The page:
Nursebean Cleo Posts:

I have sewn many versions of most of the MBR patterns. You can link to some of them here:

Cleo Showcase Instagram and Blog Links:

july 31

vicky / @sewvee / sewvee.blogspot.co.uk

erin / @hungiegungie / hungiegungie.com

natalie / @sewhungryhippie / hungryhippie sews

teri / @teridodds1 / fa sew la

august 1

tori / @thedoingthingsblog / thedoingthingsblog.com

lindsay / @lindsayinstitches

meredith / @thefooshe / oliviajanehandcrafted.com/blog

kate / @kate.english

august 2

melissa / @ahappystitch / ahappystitch.com

julie / @nursebean82 / nursebeansews.wordpress.com

lauren / @laurenddesign / laurendurrdesign.com

august 3

fleurine / @mariefleurine / sewmariefleur.com

bettina / @stahlarbeit / stahlarbeit.ch

allie / @indie_sew / indiesew.com/blog

darci / @darcialexis / darcisews.com

emily / @mycraftylittleself / mycraftylittleself.blogspot.com

august 4

whitney / @whitneydeal / whitney-deal.com/blog

sienna  /@notaprimarycolor

amy nicole / @amynicolestudio / amynicolestudio.com

kim / @pitykitty

kten / @jinxandgunner / jinxandgunner.blogspot.com

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Made By Rae Patterns, Sewing

Summer Islas

img_5563A little more than two years ago, I started sewing my own clothes and last fall, I took the plunge into knits. I lived all winter long in my Isla Capsule Wardrobe and this summer, I decided to sew some more versions in some floral fabrics in a slightly longer length in light of bare legs vs leggings. I had picked out a beautiful purple floral by Pat Bravo, the beautiful green floral from Rae Hoekstra’s Sidewalk Fabric line and the blue-green colorway of Amy Butler’s Glow knit which I scooped up when it was on sale, having been really happy with the fabric when I sewed the grey colorway as one of my first Isla tops. img_4549-1And as worn here: img_4585This would seem to be plenty: 3 summer dresses. And then, April Rhodes’ amazing new fabric line was released and I was inspired to make one more. I alternate my sewing methods. Sometimes I sew my clothes in batches of the same pattern in different versions. This was one of those times, especially since I switch not only the needle and thread type when sewing knits but also the sewing machine foot (I always use a walking foot).img_5555 Other than adding an inch to the length of the skirt (which I neglected to do for the Glow version, I am not sure why) I followed exactly the same methods I used for my first batch of Isla’s which was to use all the tricks that my Instagram friends shared with me and which can be found in this post, This is the first time I have sewn contrasting neck and arm binding and I am really happy with this combination. img_5558And as worn: img_5614Next up I made the Sidewalk fabric version. I knew it would be good because I had seen Rae’s version which inspired me. img_5884This fabric is really nice to work with and I am so happy with how this version turned out.img_5906And as worn:img_6318Next I sewed the Indie Boheme version. This fabric feels very summery to me. I almost bought it in voile to make Rae’s Josephine blouse with gathers. That pattern has been on my To-Be-Sewn list for quite some time and I love her new Loominous II version. img_5675And as worn:img_5873The Amy Butler version is a bit shorter which came in handy when we recently had a heatwave. I didn’t think I cut it differently but I must have.img_5908 This fabric is a bit heavier than the others. It is really easy to sew with and would be great for someone new to knits.img_6369And that would have been it, except that Erin made two beautiful maxi versions of the Isla and I saw another version of a knit maxi dress on Instagram that was not the Isla but which used a blue and white shibori-inspired print. That is when it clicked for me and I decided to take the plunge. I found this bamboo-rayon knit and ordered it on a Monday. It arrived on a Friday. I  literally got home from work, washed the fabric, cut the fabric, sewed the fabric. I added about 20 inches to the length of the skirt. I added about 6 inches to the width of the back skirt and none to the front. The fabric was a bit slippery and a bit tricky to cut. I was in a bit of a panic for a minute because I had some trouble lining it up correctly to cut the skirt pieces out after having cut out the bodice but it all worked out in the end. I wore it to a family wedding that next day and I plan to wear it until I wear it out.img_6391 It is amazingly comfortable, flattering and doesn’t wrinkle.img_6386Perfect for a trip to someplace amazing. Now all I need are airplane tickets. Mr. NB, take note! And it is even better with my mustard cardigan, as most of my dresses are.img_6403One of my favorite winter Islas did get some wear time this summer on one of our cooler days. Here it is with leggings and sneakers. I can’t recommend this pattern more highly!img_5938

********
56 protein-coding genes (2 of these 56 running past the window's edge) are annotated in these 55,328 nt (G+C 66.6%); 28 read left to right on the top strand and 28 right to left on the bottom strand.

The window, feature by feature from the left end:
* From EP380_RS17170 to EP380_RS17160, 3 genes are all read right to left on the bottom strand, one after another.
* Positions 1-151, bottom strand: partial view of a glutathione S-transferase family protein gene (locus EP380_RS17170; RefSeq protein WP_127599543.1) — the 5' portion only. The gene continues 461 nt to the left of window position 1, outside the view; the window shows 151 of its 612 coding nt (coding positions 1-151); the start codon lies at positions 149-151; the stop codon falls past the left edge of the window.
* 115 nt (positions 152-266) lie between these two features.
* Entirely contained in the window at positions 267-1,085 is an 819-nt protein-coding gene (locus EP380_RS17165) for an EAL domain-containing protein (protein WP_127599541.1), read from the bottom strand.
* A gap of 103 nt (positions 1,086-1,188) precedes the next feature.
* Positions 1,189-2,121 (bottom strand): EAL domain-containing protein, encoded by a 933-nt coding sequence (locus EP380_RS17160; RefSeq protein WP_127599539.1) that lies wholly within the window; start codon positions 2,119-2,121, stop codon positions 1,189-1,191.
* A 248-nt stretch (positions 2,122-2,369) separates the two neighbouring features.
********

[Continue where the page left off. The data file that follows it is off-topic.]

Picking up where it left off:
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Cleo Skirt, Gemma Tank, Made By Rae Patterns, Pearl Shift, Sewing

Summer Sewing: June 2017

The view out of the window of my sewing room in the late afternoon. I am so lucky to have this little room of my own. Gemma Tank being finished below.June was a very busy month work-wise and I didn’t have as much time as I would like to sew but I had some projects that were almost done after Me Made May and so I used the time I could find to finish some Gemma Tanks and a Cleo Skirt. I am looking forward to mixing and matching these all summer.